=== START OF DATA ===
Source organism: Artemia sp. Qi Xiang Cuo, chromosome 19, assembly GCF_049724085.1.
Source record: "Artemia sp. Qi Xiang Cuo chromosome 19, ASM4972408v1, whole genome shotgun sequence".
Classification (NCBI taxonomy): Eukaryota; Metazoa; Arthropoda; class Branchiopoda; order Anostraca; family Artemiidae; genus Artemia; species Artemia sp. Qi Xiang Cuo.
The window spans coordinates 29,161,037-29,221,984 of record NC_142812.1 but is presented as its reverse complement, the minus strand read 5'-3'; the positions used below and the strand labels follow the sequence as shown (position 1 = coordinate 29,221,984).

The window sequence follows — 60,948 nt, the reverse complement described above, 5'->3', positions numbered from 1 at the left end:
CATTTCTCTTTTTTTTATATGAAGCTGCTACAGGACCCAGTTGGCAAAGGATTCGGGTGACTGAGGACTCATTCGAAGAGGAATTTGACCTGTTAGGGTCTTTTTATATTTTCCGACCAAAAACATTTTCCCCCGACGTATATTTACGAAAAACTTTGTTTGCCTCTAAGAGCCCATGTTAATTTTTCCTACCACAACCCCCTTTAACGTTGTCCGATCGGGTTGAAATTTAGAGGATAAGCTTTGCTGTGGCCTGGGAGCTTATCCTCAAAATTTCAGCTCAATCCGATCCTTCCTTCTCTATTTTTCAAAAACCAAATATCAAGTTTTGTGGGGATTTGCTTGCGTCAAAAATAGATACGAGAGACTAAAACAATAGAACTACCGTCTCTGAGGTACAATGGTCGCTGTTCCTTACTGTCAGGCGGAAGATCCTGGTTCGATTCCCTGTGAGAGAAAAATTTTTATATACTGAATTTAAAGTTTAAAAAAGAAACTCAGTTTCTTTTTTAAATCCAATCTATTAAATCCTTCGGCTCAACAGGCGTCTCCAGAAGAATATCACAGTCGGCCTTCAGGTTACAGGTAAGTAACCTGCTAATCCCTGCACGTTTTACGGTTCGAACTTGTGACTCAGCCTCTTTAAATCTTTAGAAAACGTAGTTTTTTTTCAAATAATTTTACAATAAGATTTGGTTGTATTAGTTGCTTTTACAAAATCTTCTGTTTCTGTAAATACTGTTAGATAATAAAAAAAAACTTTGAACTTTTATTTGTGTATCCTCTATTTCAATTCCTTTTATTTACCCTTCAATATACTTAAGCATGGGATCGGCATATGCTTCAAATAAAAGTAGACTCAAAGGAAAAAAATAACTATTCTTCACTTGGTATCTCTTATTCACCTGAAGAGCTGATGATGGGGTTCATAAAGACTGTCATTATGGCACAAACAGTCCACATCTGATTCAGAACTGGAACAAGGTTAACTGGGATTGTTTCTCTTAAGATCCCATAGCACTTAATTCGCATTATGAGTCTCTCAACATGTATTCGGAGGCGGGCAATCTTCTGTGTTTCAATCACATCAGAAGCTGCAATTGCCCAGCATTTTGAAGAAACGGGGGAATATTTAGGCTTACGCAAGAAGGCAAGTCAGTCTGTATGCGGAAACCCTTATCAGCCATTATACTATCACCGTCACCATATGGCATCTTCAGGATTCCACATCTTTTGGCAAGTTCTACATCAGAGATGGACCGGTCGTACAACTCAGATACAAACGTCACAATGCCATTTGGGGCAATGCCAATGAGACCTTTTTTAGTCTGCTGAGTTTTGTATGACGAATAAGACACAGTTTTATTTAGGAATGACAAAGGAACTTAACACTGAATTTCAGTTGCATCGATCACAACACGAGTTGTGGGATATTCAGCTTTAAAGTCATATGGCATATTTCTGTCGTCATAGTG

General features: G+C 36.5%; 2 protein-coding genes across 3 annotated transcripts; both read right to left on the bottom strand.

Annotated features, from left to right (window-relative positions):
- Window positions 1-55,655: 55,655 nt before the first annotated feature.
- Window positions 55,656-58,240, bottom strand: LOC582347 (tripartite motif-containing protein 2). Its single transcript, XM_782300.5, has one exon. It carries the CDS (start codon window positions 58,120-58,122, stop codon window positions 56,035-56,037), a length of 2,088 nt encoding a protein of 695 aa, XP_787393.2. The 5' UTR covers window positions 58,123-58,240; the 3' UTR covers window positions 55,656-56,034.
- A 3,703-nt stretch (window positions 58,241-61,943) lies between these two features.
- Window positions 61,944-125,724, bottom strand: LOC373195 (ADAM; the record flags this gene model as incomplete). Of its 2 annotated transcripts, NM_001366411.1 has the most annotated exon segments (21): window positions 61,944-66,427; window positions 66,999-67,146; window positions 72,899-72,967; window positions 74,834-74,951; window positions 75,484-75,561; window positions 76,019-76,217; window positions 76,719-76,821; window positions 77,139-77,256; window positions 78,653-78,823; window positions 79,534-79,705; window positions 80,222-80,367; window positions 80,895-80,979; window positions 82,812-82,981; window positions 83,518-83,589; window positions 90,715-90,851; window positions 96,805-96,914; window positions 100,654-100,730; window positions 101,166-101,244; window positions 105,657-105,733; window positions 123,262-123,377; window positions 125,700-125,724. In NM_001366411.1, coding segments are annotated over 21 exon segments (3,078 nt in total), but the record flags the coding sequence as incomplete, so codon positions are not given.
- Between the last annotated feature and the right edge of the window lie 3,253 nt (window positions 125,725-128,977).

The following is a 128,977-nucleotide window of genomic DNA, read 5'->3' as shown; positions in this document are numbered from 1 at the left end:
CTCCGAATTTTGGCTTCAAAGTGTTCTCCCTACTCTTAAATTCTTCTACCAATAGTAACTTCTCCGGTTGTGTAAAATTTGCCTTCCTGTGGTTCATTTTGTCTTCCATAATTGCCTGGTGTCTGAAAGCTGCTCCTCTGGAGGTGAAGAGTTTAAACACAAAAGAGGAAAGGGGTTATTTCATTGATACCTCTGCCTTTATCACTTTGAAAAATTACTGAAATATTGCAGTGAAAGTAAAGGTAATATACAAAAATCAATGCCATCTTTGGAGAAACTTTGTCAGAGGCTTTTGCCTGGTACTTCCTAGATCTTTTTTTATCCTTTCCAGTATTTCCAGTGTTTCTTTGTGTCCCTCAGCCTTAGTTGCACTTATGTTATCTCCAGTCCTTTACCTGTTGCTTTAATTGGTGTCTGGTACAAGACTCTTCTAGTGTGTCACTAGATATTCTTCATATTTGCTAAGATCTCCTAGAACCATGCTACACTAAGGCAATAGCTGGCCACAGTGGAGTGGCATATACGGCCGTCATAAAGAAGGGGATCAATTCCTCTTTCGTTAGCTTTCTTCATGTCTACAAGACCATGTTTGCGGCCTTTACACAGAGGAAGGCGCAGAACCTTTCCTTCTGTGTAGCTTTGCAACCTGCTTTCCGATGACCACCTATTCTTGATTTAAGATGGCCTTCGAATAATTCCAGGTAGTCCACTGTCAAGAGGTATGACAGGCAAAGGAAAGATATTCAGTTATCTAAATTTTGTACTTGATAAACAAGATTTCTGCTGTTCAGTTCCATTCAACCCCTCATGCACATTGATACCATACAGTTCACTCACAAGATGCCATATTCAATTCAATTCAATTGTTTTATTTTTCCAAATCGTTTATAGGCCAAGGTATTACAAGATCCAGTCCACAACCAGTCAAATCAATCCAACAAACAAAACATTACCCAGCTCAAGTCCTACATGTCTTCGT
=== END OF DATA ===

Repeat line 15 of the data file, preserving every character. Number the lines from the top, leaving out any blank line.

CTCCGAATTTTGGCTTCAAAGTGTTCTCCCTACTCTTAAATTCTTCTACCAATAGTAACTTCTCCGGTTGTGTAAAATTTGCCTTCCTGTGGTTCATTTTGTCTTCCATAATTGCCTGGTGTCTGAAAGCTGCTCCTCTGGAGGTGAAGAGTTTAAACACAAAAGAGGAAAGGGGTTATTTCATTGATACCTCTGCCTTTATCACTTTGAAAAATTACTGAAATATTGCAGTGAAAGTAAAGGTAATATACAAAAATCAATGCCATCTTTGGAGAAACTTTGTCAGAGGCTTTTGCCTGGTACTTCCTAGATCTTTTTTTATCCTTTCCAGTATTTCCAGTGTTTCTTTGTGTCCCTCAGCCTTAGTTGCACTTATGTTATCTCCAGTCCTTTACCTGTTGCTTTAATTGGTGTCTGGTACAAGACTCTTCTAGTGTGTCACTAGATATTCTTCATATTTGCTAAGATCTCCTAGAACCATGCTACACTAAGGCAATAGCTGGCCACAGTGGAGTGGCATATACGGCCGTCATAAAGAAGGGGATCAATTCCTCTTTCGTTAGCTTTCTTCATGTCTACAAGACCATGTTTGCGGCCTTTACACAGAGGAAGGCGCAGAACCTTTCCTTCTGTGTAGCTTTGCAACCTGCTTTCCGATGACCACCTATTCTTGATTTAAGATGGCCTTCGAATAATTCCAGGTAGTCCACTGTCAAGAGGTATGACAGGCAAAGGAAAGATATTCAGTTATCTAAATTTTGTACTTGATAAACAAGATTTCTGCTGTTCAGTTCCATTCAACCCCTCATGCACATTGATACCATACAGTTCACTCACAAGATGCCATATTCAATTCAATTCAATTGTTTTATTTTTCCAAATCGTTTATAGGCCAAGGTATTACAAGATCCAGTCCACAACCAGTCAAATCAATCCAACAAACAAAACATTACCCAGCTCAAGTCCTACATGTCTTCGT